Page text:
This week was another short week at USIP thanks to the holiday weekend, which I used to go back to Williamsburg to be with my dog. During the week, I spent my time continuing to research the security situations in the six west African countries in my portfolio, developing outlines explaining the security apparatus, applicable law, actual operation in reality, and security environments in each country. These outlines will be used as reference guides for future work and will be incorporated into reports to be published this summer. Given resource constraints, some are more detailed than others, particularly my work on Mali.
Interestingly a lot of the background information that I learned about Mali came from my reading in my spare time. Two weekends ago, I picked up a copy of The Bad-ass Librarians of Timbuktu, a non-fiction book reporting on the heroic efforts of a handful of people who managed to save more 375,000 of Timbuktu’s ancient manuscripts from the armed terrorist groups that took over the city in 2012. Little did I know that the book would explain in exacting detail all of the information about the conflict and its actors that I would need to know to write my report on Mali’s security sector. When it comes to foreign research, information really can be found in the most unlikely places.
Mali has a long history of practicing Sufism, a moderate and tolerant school of Islam, and Timbuktu has an equally long history of scholarship and philosophy. Timbuktu, which is isolated in the northern region of the country along the Niger River, served as a center of scholarship at various points during the medieval period through the eighteenth and nineteenth centuries. During that time, hundreds of thousands of religious, philosophical, and scientific texts were created.
This heritage, along with the lives and safety of thousands of people, were endangered when conflict erupted in Mali in 2012. The conflict arose due to a variety of factors, including regional instability (particularly the fall of Gaddafi in Libya and the rise of armed extremist groups), longstanding tensions with Tuareg separatists in the North, and the slow disintegration of the government and military that led to a coup d’etat in 2012. Within a matter of months, three armed extremist groups (al-Qaeda in the Islamic Maghreb, Ansar Dine, and the Movement for Oneness and Jihad in West Africa (MUJAO)) and secular Tuareg separatists, seized the Kidal, Gao, and Timbuktu regions.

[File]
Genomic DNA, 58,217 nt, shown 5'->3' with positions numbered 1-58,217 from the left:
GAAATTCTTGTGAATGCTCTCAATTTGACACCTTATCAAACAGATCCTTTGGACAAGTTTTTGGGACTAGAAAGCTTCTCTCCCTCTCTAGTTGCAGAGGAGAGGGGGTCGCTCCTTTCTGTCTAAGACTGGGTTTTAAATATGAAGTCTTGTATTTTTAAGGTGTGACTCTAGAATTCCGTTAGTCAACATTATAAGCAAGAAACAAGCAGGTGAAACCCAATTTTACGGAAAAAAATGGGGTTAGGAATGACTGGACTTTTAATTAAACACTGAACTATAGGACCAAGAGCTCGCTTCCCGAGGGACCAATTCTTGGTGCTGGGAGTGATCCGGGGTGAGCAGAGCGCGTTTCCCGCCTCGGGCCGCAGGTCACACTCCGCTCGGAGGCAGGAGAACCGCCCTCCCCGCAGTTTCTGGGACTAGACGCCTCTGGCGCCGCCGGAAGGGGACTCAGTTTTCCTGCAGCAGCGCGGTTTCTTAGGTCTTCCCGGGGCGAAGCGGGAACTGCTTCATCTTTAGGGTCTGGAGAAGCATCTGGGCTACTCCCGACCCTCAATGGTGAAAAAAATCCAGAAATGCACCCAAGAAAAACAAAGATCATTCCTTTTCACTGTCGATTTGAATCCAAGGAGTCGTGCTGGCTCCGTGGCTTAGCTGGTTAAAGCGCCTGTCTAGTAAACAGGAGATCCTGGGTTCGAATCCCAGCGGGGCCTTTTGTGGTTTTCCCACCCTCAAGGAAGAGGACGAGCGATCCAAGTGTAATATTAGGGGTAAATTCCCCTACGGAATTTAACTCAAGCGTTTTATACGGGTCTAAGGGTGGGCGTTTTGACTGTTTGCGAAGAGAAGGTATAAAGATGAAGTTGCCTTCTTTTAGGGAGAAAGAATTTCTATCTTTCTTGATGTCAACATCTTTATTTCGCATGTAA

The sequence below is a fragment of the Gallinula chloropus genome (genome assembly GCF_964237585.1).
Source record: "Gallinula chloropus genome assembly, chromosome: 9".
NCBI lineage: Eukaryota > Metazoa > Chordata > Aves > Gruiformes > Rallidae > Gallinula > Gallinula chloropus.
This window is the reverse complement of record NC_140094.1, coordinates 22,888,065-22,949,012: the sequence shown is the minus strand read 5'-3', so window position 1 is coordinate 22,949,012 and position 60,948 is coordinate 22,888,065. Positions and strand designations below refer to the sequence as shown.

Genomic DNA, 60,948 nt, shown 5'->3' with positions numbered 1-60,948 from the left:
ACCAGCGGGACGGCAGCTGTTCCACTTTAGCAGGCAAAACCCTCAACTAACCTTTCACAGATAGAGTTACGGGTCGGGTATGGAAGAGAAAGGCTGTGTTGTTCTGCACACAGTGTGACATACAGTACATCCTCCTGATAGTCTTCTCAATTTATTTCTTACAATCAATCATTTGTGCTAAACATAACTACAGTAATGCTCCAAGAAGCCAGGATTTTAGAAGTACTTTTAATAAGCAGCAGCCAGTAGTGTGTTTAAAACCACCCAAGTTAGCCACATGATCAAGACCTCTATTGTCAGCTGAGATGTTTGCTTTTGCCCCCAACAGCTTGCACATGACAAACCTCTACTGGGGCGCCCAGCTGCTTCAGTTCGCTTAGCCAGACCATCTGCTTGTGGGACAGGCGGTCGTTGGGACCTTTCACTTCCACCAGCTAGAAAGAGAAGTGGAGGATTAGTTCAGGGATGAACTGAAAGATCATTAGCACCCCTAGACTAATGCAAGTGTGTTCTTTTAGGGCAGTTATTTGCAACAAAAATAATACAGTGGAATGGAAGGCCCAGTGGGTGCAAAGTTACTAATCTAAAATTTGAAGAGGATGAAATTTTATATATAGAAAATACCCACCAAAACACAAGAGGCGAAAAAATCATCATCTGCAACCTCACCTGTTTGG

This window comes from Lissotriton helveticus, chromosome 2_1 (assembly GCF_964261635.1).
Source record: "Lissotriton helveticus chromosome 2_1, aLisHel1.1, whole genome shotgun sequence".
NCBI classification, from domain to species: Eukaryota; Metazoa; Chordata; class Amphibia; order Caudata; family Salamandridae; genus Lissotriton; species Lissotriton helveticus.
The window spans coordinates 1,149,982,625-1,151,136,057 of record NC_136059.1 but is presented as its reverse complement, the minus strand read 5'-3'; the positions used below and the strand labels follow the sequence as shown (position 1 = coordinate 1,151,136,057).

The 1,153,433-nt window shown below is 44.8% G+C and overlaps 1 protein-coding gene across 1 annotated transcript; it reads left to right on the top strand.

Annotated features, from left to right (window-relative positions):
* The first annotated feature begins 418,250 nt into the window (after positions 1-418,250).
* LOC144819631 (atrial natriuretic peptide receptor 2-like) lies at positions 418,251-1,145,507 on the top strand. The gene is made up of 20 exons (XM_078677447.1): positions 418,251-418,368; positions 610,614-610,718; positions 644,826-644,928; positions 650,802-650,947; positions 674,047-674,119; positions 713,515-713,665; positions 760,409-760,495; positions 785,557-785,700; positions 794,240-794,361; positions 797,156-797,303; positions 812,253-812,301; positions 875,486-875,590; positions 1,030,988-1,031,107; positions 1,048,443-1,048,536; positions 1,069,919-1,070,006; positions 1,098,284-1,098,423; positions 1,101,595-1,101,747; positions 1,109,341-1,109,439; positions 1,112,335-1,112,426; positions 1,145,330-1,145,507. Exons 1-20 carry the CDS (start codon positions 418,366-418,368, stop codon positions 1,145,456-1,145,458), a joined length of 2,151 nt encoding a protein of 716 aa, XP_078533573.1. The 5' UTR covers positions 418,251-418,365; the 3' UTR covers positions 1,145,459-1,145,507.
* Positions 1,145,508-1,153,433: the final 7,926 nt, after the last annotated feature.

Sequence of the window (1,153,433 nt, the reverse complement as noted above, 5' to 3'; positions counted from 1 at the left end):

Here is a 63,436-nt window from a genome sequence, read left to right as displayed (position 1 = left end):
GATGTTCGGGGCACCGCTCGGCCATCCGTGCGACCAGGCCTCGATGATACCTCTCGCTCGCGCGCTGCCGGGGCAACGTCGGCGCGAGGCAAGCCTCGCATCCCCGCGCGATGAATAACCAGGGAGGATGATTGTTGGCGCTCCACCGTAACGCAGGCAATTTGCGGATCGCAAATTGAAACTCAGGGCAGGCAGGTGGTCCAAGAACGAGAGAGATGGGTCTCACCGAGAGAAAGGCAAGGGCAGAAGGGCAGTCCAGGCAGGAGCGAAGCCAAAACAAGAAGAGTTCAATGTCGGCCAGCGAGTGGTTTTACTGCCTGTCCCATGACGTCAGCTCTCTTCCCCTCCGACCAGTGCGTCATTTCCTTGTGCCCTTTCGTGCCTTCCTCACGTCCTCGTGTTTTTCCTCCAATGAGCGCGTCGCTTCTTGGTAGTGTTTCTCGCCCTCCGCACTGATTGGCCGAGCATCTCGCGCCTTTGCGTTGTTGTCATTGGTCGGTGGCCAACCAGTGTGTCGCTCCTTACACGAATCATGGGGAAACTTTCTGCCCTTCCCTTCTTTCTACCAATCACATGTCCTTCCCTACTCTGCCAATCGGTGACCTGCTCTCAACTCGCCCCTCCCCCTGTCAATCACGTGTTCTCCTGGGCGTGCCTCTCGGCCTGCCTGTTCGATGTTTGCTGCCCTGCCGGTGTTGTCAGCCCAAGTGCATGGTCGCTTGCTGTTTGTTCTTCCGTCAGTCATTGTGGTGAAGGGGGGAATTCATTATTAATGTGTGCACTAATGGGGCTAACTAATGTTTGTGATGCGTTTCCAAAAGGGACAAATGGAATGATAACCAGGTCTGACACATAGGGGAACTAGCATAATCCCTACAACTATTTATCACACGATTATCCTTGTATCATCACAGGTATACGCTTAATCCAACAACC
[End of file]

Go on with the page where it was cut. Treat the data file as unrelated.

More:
With the exception of the secular Tuareg separatists, the entities controlling this territory espoused and imposed an extreme interpretation of Islam and Sharia law. During this time, amputations were used as punishment for suspected thefts, unmarried couples were sentenced to stoning, and executions were carried out. In addition to the human atrocities, cultural abuses were committed as well. Multiple religious sites were destroyed because the armed group’s interpretation of Hadith did not permit the worship of idols or saints, which these sites honored. Thus, Timbuktu’s wealth of tolerant, moderate, and interdisciplinary manuscripts were in danger of being destroyed. Unfortunately, a few thousand were destroyed.
In its attempt to turn Mali into an Islamic state, the coalition of extremist forces began moving South towards the capital of Bamako and took the city of Konna (in the center of the country). This drew the attention of the western world, resulting in a French military intervention that broke the armed groups’ control of the northern territory. Although the military intervention succeeded in ending their territorial control, the armed groups remained (for the most part) intact. Today they continue to threaten the security of Mali and it’s neighboring countries. Burkina Faso, Niger, Nigeria, and Senegal are all combating the security threat posed by these forces. The porous nature of their borders, due both to lack of resources to secure them and a culture of petty bribe-taking among border patrol and customs officers, makes movement and the spread of terrorism across the region easy. Thus, the insecurity began as a coup d’etat in Libya and evolved into an attempted take over in Mali, has spread throughout the region.
It’s concerning, heartbreaking, and yet fascinating to analyze the situations in these states and to see how they are connected. Next week, I’ll be helping to draft the country reports explaining the outcomes of the JSD project.
Photo Credit: By Peter Fitzgerald - Own work based on the UN map of Mali and UN Maps derivedThis image is derived from products of the United Nations Cartographic Section. Modified versions of UNCS maps may be used provided that the UN name and reference number do not appear on any modified version, and a link to the original map is provided.UN Maps derived, CC BY-SA 3.0, https://commons.wikimedia.org/w/index.php?curid=18450654